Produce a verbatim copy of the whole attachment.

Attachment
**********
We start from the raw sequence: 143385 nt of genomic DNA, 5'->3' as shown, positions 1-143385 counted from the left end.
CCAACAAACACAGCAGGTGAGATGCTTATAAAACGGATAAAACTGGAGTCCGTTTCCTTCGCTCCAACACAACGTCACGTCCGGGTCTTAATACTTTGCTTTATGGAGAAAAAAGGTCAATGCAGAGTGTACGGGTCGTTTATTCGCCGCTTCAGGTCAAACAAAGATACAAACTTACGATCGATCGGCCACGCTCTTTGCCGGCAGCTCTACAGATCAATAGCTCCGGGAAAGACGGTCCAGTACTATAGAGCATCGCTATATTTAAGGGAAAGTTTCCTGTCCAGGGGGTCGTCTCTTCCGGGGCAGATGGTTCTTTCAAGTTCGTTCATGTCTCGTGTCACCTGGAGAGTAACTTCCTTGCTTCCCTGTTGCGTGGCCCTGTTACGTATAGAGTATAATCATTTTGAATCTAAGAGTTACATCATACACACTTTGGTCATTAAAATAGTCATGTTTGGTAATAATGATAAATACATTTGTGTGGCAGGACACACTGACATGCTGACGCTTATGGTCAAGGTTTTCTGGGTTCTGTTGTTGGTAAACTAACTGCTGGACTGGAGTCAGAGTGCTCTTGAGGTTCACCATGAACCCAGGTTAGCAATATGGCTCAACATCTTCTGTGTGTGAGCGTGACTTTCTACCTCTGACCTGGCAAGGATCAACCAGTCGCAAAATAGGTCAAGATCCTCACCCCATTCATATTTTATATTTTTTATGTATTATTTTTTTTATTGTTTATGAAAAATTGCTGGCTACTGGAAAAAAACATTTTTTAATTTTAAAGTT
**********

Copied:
We start from the raw sequence: 143385 nt of genomic DNA, 5'->3' as shown, positions 1-143385 counted from the left end.
CCAACAAACACAGCAGGTGAGATGCTTATAAAACGGATAAAACTGGAGTCCGTTTCCTTCGCTCCAACACAACGTCACGTCCGGGTCTTAATACTTTGCTTTATGGAGAAAAAAGGTCAATGCAGAGTGTACGGGTCGTTTATTCGCCGCTTCAGGTCAAACAAAGATACAAACTTACGATCGATCGGCCACGCTCTTTGCCGGCAGCTCTACAGATCAATAGCTCCGGGAAAGACGGTCCAGTACTATAGAGCATCGCTATATTTAAGGGAAAGTTTCCTGTCCAGGGGGTCGTCTCTTCCGGGGCAGATGGTTCTTTCAAGTTCGTTCATGTCTCGTGTCACCTGGAGAGTAACTTCCTTGCTTCCCTGTTGCGTGGCCCTGTTACGTATAGAGTATAATCATTTTGAATCTAAGAGTTACATCATACACACTTTGGTCATTAAAATAGTCATGTTTGGTAATAATGATAAATACATTTGTGTGGCAGGACACACTGACATGCTGACGCTTATGGTCAAGGTTTTCTGGGTTCTGTTGTTGGTAAACTAACTGCTGGACTGGAGTCAGAGTGCTCTTGAGGTTCACCATGAACCCAGGTTAGCAATATGGCTCAACATCTTCTGTGTGTGAGCGTGACTTTCTACCTCTGACCTGGCAAGGATCAACCAGTCGCAAAATAGGTCAAGATCCTCACCCCATTCATATTTTATATTTTTTATGTATTATTTTTTTTATTGTTTATGAAAAATTGCTGGCTACTGGAAAAAAACATTTTTTAATTTTAAAGTT